Location: Standish woods are a short drive from Whiteshill and Randwick villages, just off the back road from Stroud to Gloucester that runs through Whiteshill (but before you get to Edge village). The village of Haresfield nestles at the bottom of the escarpment with the wood on the slopes above it. OS Explorer Map SO 179 833086.
How much time to allow: How long’s a piece of string?! The benefit of visiting these woods is that you can adapt the route to whatever time you have and the bluebells are so widespread that you’ll see plenty of them wherever you walk. The bench is about 5 mins walk into the wood. You could walk along the top path for as long as you like and then walk back to the car park (note: it’s not a circular route). You can walk along the top path and then take a path to the right to make a circular, longer route. It’s up to you. Don’t forget to allow ice-cream time and ‘taking in the view’ time.
Terrain: the path leading from the car park along the top of the wood is flat. Ones leading off this path go up and down – Standish wood covers the side of a valley so if you go down, you have to also go up! The surface of the paths is earth, as you’d expect in a wood, and there are stones and occasionaly tree roots embedded in the surface. The ground is relatively free draining so muddy patches aren’t very common.
Facilities: there’s a National Trust car park (called Shortwood) though on a sunny day, this soon fills up so you’ll need to find somewhere on the roadside verge to park (remember to park considerately as the popularity of the wood does mean there are lots of people trying to park). There aren’t any toilets or refreshments other than the ice-cream van which is always there in decent weather. However, the nearby villages of Whiteshill and Randwick boast some good pubs with the usual facilities.
Directions: Drive through Whiteshill village (on the western edge of Stroud) along the ‘back road’ to Gloucester, take a left turn on a ninety degree bend (signposted to Haresfield) and continue along this minor road until you reach the National Trust car park on your left (called Shortwood car park, parking charges apply). The car park is adjacent to the road – look out for other cars. Park here and you’re right next to the wood.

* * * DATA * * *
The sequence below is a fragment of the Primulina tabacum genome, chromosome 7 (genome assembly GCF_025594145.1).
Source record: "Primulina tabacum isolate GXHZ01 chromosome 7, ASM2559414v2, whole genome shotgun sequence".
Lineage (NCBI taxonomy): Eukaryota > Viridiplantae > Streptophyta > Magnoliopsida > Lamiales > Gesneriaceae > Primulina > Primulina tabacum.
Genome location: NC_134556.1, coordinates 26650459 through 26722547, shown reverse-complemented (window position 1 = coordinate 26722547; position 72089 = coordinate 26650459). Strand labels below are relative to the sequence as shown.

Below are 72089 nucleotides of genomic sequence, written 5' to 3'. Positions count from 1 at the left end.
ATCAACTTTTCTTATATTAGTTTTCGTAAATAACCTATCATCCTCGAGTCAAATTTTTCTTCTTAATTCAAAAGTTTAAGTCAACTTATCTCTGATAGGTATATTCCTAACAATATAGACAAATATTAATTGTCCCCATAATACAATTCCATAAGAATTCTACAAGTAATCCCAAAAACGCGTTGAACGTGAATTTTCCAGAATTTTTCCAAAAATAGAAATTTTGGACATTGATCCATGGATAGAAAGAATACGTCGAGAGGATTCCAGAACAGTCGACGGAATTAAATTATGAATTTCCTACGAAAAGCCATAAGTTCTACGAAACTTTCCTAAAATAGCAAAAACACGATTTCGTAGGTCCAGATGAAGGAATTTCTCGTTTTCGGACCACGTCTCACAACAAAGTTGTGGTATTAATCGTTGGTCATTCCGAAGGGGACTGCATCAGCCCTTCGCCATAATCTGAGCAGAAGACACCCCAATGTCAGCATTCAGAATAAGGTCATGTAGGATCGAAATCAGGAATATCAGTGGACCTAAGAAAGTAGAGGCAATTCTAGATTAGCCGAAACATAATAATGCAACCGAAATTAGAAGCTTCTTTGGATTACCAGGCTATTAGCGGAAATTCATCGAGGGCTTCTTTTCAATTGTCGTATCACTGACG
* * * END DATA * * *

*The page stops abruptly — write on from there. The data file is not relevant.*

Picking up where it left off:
The entrance to the wood is a gap in the dry stone boundary wall. In front of you are 3 paths – take the one that goes straight on (there are two that go to the right) which is signposted as the Cotswold Way. Ignore the path to the left which runs alongside the post and wire fence, that leads to Randwick village. Keep walking and you come to a cross-roads of path with a signpost pointing four ways. Turn right and walk down this path to almost the bottom of the wood. Turn right and walk along the bottom until you reach a path on the right sloping uphill. This will take you back to where you started, to the entrance to the car park.
Family route (young children) – keep walking along the top path until reaching a cross-roads with a wooden post with four direction signs. Take the right hand path (still marked as the Cotswold Way) and then a short distance further on, take a path to the right. This leads past the Eeyore house and then joins the top path you’ve just walked along so you can return to the car park.